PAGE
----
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Old 16th June 2020, 07:07
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Mister Towed Mister Towed is offline
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I've made some positive progress over the weekend without any serious setbacks.

I finished off taping up my head fairing. It's only going to be a 'close enough' shape to work on out of the mould, hence the plug being somewhat basic -

Off the car to reinforce the lower edge it is very reminiscent of one end of a Viking longship, fit for a trip to Valhalla -

Back on the car I covered it with half a dozen layers of 500gsm CSM -

Leaving me with a basic mould for the head fairing -

The mould needs a little work on the inside: a bit of filler here and there, sanding smooth and painting, but it'll do the job once that's done.

Speaking of which, after a week or so for the paint to cure, I also set my hybrid 356/550 dashboard mould to work over the weekend.

As it's a two-piece mould with a pretty complex shape for the eyebrow over the instrument cluster it's definitely the most ambitious fibreglass item I've ever tried to fabricate.

Here's the mould clamped together after multiple coats of release wax had been applied -

Next job was to put PVA release agent on top of the wax. This is where I did have a bit of a problem, though: Following the manufacturer's guidance, I sprayed the PVA into the mould using a conventional gun with a 2.2 nozzle, but rather than a smooth, thin coat, the PVA just beaded on the surface, even though the first few coats were just a dusting. Googling it, I found that some release waxes cause this and some don't, and I was just unlucky enough to be using one that does.

I couldn't find any posts that said what to do about it, I figured I could wash it off and just go with the wax but didn't want the dash to stick in the mould, which could be a disaster.

Instead I took a 1" paintbrush and kept brushing the liquid out across the inside of the mould as it beaded until it started to set and stopped beading. That left a rather uneven coat of PVA on the mould, but I figured it was as good as it was going to get so I went ahead with the next steps.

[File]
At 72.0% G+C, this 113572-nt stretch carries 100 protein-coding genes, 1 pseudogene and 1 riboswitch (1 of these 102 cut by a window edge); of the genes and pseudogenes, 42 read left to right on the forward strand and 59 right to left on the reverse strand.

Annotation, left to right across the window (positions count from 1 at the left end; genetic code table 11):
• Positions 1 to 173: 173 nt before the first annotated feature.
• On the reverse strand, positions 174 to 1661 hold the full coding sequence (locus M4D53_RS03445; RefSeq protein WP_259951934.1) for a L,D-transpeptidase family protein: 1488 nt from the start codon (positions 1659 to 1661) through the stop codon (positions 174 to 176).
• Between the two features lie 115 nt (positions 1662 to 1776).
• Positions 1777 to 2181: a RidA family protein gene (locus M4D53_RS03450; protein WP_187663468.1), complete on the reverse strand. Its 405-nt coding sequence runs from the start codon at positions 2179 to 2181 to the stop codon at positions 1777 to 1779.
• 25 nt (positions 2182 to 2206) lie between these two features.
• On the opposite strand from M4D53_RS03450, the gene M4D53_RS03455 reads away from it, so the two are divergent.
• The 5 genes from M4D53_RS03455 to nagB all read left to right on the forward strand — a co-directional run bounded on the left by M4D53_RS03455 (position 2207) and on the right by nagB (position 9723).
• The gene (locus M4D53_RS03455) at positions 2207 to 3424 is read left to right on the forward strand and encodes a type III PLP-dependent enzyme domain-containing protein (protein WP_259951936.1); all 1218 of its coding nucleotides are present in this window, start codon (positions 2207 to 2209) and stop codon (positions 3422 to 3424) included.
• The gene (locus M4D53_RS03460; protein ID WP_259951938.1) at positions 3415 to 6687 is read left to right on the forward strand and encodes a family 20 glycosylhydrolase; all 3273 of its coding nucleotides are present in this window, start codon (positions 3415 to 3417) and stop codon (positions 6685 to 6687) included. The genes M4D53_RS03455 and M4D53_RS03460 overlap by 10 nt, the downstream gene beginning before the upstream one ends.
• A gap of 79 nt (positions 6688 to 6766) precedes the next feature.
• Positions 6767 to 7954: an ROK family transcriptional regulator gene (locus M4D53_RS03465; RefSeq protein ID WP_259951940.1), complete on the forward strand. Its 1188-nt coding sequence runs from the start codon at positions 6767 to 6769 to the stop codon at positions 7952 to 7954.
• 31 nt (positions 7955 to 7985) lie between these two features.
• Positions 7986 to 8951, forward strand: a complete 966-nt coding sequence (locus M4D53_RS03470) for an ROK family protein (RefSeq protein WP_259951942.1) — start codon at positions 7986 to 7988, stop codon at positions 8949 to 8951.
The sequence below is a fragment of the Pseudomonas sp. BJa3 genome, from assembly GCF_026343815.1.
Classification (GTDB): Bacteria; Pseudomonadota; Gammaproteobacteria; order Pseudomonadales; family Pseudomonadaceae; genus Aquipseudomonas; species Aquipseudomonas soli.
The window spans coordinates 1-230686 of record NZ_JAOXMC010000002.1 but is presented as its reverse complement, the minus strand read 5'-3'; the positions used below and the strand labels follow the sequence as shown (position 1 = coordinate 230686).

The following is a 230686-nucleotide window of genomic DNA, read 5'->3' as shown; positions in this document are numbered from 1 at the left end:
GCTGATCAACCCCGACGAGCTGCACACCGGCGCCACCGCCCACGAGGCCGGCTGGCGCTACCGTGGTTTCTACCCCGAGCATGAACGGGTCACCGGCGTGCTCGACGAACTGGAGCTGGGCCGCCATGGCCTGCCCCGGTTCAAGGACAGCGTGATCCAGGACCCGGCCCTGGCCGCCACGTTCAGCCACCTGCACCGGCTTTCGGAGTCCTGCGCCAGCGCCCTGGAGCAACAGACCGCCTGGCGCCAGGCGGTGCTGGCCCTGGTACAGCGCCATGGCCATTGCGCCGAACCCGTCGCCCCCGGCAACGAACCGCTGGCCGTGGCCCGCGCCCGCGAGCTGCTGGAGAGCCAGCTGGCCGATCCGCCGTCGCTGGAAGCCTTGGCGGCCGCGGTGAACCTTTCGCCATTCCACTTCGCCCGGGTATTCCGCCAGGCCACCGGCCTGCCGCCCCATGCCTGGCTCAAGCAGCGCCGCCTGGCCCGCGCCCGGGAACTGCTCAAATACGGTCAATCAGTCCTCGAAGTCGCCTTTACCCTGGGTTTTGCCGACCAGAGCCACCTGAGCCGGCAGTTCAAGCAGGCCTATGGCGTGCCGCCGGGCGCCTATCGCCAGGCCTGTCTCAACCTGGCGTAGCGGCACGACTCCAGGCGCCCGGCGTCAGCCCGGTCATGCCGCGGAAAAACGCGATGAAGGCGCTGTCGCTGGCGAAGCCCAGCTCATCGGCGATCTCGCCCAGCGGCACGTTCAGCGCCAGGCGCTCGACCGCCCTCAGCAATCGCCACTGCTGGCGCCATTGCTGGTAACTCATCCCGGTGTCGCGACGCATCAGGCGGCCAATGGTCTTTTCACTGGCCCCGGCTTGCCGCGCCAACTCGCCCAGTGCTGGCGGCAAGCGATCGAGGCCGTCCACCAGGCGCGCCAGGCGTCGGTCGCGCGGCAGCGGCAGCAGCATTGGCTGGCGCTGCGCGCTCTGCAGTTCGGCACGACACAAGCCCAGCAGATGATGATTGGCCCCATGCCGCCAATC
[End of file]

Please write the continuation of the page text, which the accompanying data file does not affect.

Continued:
After leaving the PVA to fully dry overnight, I gave the mould a couple of fairly thick coats of white gelcoat, brushed on as I don't have any thinners compatible with it for spraying (and it's the consistency of treacle out of the tin).

Once that went tacky, I used a layer of 30gsm 'surface tissue' making sure it was smoothed as far as possible onto the gelcoat. Then it was on with the resin and layers of 200 and 300gsm CSM to build up the dash in the mould.

As the dash eyebrow is quite intricate and impossible to get a roller into, I found it was best to fully stuff it with the lighter weight CSM and resin, ramming it home with the tip of a paintbrush to make sure there were no voids and that the eyebrow will actually be solid fibreglass.

Anyway, after leaving it for 24 hours to cure, the time came to see what I'd achieved.

Drum roll, please...

So far so good, the front part of the mould came off with some serious screwdriver prying -

Then the back of the mould followed suit, leaving a newborn dash moulding, complete with PVA placenta!

And after a wash with warm water and as sponge -

I was in tears (of joy) even if my new baby wasn't.

Okay, it's not up to pro standard, it needs quite a bit of work to make perfect - the gelcoat surface is quite pitted from where the PVA had gone on lumpy and there's a heavy moulding seam to sand out, but it's light, strong and the shape I want, so I'm over the moon!

Here it is dropped into the shell (prior to trimming) -

More later
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